Now, once they get there, once they get with Bank of America or wherever they’re going, that developer, they use the same tools that everybody else is using. They’re using Git, they’re using JIRA, they use all the big data stuff… Same tools. There’s one set of tools now, and one set of the development processes. Also, they work with applications that are talking to other languages: Go, Python, Java… So they are becoming, in the truest sense of the word, developers. And I’ve not seen one of my students that came in as a very – no matter what junior developer they were, they stayed in. And all these I’m talking about came in the mainframe side of the house. All of them are senior software engineers now. All of them. Not mainframe engineers. Senior software engineers at the enterprise level. So it can lead somewhere. It can lead to those other things. And I’ve got folks making 250k now. I’ve got people making 250k. But they’re architects, or they’re in sales. But the money’s there. I’m just trying to get them in the door. I buy the money argument, I buy the money argument, but then at the same time, when somebody says “Okay, they can make more money doing something else” - well, tell me how to place this person better then. If that’s true, tell me what better I can do with this person. Because this person has no background. If they don’t get in the mainframe door, then open another door for them. Let them in another door.

That’s interesting they haven’t written a line of code, though. You were saying before what makes them take the courses, you said “I don’t know what makes them take the course.”

But that was the other people. Those were the full-timers.

Yeah, those were students. Those were university students. They were taking the degree for credit, I don’t know. Yeah, the bootcamps - you find out the first day if it’s right for you or not. You find out day one. Six hours a day, five days a week.

So of the bootcampers, how many of those people are just – they sit down that first day, and then day two you don’t see them again?

We’ve lost two. We started out with 22, and we’re down to 20.

That’s not bad.

And we had 14 last time, and we lost two. But I don’t think we’re gonna lose any more. We have one young lady that’s lagging a little bit, but we’re working to catch up. everybody else is on par.

And how do you select them? How do they come in? Is it just whoever signs up, or is there a process?

In this case, it was done by my client, who is an apprenticeship intermediary. They select them. We were not involved in the selection process at all. And for this course it’s not problematic. When it becomes problematic, I’m gonna say, “Look, if I don’t select people, I’m not doing the bootcamp, because I don’t do failure. I don’t do failure.” But in this case, they selected. And they did a good job. I don’t know what the process is. I think they have some assessments and things… But the last time we had one little kind of high-level assessment, and then we just interviewed; we just interviewed a bunch of people. Because a couple of conversations with you are all I need to tell whether you can do this… Because the only thing you need to do mainframe is being able to read/write at the sixth grade level, and have a hell of a lot of determination. That’s it.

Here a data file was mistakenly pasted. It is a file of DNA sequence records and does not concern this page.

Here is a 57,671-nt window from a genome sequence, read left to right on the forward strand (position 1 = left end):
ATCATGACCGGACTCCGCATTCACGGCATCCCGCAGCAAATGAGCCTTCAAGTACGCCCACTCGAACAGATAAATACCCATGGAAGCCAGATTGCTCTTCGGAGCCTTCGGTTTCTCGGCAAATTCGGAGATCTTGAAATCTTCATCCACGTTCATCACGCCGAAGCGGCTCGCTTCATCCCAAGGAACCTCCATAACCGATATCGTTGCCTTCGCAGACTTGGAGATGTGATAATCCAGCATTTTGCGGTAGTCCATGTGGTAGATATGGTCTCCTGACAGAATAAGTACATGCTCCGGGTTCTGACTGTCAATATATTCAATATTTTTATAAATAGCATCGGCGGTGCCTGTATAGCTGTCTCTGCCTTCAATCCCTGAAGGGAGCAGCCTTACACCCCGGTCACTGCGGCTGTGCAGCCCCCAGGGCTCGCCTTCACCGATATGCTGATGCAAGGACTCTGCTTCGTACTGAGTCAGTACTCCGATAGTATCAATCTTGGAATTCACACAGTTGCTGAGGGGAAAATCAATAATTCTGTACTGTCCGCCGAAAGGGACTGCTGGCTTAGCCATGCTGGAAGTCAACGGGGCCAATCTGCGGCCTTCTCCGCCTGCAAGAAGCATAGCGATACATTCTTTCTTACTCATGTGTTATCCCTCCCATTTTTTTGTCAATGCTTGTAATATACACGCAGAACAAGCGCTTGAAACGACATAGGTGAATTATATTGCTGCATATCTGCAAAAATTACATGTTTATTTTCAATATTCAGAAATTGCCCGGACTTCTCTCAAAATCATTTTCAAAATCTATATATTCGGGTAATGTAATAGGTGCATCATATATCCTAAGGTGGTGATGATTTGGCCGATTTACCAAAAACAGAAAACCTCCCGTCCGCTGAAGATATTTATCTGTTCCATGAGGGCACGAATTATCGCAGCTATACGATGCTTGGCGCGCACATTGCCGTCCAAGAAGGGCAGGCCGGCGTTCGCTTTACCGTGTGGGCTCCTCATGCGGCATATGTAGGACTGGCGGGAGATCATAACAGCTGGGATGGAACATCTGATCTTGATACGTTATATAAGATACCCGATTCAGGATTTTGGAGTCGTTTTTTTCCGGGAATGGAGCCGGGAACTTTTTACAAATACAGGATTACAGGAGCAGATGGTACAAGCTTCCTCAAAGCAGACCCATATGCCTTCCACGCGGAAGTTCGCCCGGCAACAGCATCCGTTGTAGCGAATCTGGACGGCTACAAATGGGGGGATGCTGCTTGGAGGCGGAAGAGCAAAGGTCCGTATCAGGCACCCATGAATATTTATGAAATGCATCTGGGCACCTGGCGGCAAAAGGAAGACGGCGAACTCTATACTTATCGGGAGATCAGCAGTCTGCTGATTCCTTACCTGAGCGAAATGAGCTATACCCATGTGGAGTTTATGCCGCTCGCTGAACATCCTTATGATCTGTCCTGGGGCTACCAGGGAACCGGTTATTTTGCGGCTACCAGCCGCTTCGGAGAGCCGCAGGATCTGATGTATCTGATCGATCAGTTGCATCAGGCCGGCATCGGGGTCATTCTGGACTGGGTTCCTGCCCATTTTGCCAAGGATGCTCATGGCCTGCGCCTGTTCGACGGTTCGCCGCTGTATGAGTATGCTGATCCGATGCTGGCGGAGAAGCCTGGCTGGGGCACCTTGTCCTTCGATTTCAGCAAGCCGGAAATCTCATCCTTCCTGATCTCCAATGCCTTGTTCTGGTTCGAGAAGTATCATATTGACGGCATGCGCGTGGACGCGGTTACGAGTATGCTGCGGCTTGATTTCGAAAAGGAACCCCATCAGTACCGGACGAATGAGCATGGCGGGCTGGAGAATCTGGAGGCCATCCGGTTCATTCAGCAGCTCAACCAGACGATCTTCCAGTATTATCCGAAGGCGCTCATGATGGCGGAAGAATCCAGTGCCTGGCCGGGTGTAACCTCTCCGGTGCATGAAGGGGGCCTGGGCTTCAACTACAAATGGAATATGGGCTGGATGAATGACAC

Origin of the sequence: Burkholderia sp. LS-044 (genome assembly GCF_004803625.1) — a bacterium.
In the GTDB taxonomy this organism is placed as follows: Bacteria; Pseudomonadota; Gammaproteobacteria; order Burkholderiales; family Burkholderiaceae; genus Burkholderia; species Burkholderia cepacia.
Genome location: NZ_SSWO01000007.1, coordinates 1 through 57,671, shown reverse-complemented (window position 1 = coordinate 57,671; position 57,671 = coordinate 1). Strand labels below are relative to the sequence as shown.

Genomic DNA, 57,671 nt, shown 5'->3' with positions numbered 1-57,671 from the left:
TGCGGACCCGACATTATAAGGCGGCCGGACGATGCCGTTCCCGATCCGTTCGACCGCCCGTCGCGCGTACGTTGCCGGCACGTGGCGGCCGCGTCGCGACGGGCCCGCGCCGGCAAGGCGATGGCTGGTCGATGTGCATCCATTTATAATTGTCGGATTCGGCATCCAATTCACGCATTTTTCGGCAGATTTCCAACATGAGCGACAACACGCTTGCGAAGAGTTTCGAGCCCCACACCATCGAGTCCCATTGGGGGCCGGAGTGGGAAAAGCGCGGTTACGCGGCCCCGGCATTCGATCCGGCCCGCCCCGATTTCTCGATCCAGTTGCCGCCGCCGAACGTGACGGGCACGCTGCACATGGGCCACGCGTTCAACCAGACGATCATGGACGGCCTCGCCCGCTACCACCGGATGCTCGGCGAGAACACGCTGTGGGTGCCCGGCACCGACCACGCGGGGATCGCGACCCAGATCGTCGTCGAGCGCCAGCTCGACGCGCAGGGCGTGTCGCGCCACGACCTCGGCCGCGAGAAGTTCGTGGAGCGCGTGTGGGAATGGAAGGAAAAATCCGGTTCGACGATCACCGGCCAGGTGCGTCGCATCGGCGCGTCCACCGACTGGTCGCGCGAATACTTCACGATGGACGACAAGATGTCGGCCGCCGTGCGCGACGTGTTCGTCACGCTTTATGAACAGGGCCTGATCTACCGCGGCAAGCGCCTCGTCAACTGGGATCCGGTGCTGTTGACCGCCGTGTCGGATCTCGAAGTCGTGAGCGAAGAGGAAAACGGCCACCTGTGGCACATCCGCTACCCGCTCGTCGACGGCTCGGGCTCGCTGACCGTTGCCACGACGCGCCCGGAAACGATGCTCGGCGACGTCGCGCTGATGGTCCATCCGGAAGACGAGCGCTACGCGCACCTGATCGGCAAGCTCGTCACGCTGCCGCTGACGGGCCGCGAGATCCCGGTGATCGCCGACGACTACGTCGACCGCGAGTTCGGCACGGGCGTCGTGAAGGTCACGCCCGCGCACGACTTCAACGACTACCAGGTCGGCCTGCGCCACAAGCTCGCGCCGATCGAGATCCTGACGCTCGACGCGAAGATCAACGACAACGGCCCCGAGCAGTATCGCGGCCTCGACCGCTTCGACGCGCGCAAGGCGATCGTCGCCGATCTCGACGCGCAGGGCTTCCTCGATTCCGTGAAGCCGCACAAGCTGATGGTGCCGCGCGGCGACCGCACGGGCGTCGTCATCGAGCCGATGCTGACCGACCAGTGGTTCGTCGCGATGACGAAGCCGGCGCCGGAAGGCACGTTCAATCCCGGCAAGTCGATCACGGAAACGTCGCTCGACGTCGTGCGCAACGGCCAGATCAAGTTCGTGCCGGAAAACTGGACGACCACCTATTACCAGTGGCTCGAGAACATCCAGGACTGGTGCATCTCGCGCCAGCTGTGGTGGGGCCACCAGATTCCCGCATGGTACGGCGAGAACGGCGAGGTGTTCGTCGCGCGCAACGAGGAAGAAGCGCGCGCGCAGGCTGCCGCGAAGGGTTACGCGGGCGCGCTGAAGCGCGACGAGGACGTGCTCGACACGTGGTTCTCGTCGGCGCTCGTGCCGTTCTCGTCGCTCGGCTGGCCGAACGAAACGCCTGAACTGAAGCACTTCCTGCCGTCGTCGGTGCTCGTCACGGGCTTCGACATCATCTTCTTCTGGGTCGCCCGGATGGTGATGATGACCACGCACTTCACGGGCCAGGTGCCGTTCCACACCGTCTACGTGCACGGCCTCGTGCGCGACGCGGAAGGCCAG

I love that.

Nothing else.

That’s a lot of people.

That’s a lot of people.

I was gonna ask you what kind of skill sets are required, because sometimes people have – they’re doing something that is lower value, let’s say, in the job economy, and they’re making less money, but the skills they’re gaining in those less valuable, less paying jobs can be transitioned to something else like this, where those skill sets transition easy, or they have learned something else that in a different application are worth way more. Can you point to other industries where people are like camping out in lesser paid jobs, lesser valued jobs, that would translate somewhat - not so much easy, in quotes easy, but have a path, a more viable path as part of like how well you know your students and where they came from?

You mean to mainframe or to something else?

To mainframe, to this in particular. Because you said a sixth grade education, reading education and determination.

Let me think of the non-tech people… Because a tech background always helps. But I’ll be honest with you, our last bootcamp it was full of comp-sci majors, but there was a woman who was a social work major, that ran rings around them. So a tech background plays a role somewhere. But your question was what industries do I see…?

More like where are people at now, where they don’t have that viable of a job, they’re not getting paid as much, that if they knew of where else to go, could apply their skills – like, what else are folks doing out there that are not getting rewarded well enough, and they can just go to a boot camp like this and reassign their determination to a new focus?

Well, I mean, you may have given me something to look at, because that is really a demographic that we hadn’t tried to identify. And maybe by default we have identified those people when we’re interviewing them, but I don’t identify them as being in a particular industry or something. If somebody’s doing something, they don’t like what they’re doing, and they’re getting some kind of marketable skills in what they’re doing, and they want to do something else. No, I can’t give you a job role, but I think I kind of understand what you mean.